The first rifts in Israeli Prime Minister Benjamin Netanyahu's expanded coalition emerged just a day after he brought the main opposition party into his government, with religious and secular parties exchanging threats Wednesday over draft exemptions for ultra-Orthodox Jews.
In a political development with global implications, Israeli Prime Minister Benjamin Netanyahu on Sunday signaled he soon might call early elections — a decision that could put Mideast peace efforts on hold for months and cast more uncertainty on Israel's deliberations over whether to attack Iran's nuclear program.
Israel cut working relations with the U.N. Human Rights Council on Monday and will bar a U.N. team from entering Israel or the West Bank for a planned investigation of Jewish settlements, the Foreign Ministry said.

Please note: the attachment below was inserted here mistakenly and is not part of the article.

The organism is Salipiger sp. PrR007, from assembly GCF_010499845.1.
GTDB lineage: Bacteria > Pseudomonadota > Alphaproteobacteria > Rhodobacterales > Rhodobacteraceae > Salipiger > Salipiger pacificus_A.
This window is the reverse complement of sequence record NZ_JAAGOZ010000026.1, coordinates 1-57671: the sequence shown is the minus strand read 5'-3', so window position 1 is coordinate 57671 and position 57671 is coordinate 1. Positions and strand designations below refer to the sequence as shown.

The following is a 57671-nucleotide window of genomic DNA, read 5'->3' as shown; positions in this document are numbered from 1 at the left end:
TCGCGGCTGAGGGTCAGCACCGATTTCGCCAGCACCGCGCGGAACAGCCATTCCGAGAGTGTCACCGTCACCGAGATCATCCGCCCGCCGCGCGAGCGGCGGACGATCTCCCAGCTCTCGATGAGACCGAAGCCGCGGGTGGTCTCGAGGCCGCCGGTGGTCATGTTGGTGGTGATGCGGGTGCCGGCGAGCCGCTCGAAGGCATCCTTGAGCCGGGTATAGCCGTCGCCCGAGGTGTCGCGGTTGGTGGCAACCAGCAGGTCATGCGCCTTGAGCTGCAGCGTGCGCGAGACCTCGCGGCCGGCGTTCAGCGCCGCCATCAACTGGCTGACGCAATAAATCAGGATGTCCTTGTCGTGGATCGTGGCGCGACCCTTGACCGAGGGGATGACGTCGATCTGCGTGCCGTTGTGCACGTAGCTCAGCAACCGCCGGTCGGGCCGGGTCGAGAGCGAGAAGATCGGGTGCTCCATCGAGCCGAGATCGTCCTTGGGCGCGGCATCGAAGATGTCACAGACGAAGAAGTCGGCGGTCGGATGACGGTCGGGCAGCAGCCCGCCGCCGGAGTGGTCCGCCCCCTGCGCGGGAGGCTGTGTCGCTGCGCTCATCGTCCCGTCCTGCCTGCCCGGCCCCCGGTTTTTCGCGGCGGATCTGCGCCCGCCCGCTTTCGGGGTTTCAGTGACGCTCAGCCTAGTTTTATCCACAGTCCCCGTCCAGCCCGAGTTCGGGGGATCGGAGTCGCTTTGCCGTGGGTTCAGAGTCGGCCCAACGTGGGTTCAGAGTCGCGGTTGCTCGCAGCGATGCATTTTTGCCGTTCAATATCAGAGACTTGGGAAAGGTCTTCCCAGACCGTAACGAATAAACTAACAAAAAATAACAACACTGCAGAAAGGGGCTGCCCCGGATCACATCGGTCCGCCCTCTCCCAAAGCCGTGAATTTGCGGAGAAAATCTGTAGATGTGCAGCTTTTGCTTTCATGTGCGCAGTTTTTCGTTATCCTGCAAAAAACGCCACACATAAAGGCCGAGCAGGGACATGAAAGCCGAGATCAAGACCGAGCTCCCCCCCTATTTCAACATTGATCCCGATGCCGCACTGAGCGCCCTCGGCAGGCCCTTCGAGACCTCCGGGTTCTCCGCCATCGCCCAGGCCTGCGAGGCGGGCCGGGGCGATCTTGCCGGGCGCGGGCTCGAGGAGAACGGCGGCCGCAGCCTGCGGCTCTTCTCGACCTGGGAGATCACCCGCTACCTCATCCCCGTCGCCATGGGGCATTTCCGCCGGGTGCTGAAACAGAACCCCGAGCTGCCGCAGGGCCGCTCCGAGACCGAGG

Israel's foreign minister on Sunday offered to send humanitarian aid to Syria through the International Committee of the Red Cross.
A Palestinian prisoner agreed to end his 66-day hunger strike to protest his imprisonment without charge after reaching a deal with Israel that will free him in April, the Israeli Justice Ministry said Tuesday.
The buzz around a possible military strike on Iran's nuclear program has shifted from whether it will happen to when and how. Events are conspiring to force choices on President Obama that he would rather avoid.
The chairwoman of the House Foreign Affairs Committee chided the Obama administration Tuesday, saying the U.S. support for Israel must go "beyond rhetoric" as she met with Israel's outspoken foreign minister.
Additional U.S. sanctions on Iran are more significant for their timing than their immediate effect on Iran's economy, coming as the United States and its allies are arguing that Israel should hold off on any military strike on Iranian nuclear facilities to allow more time for sanctions to work.
Israel's tough-talking foreign minister is taking on his most formidable opponent yet - the Jewish state's spy service, Mossad.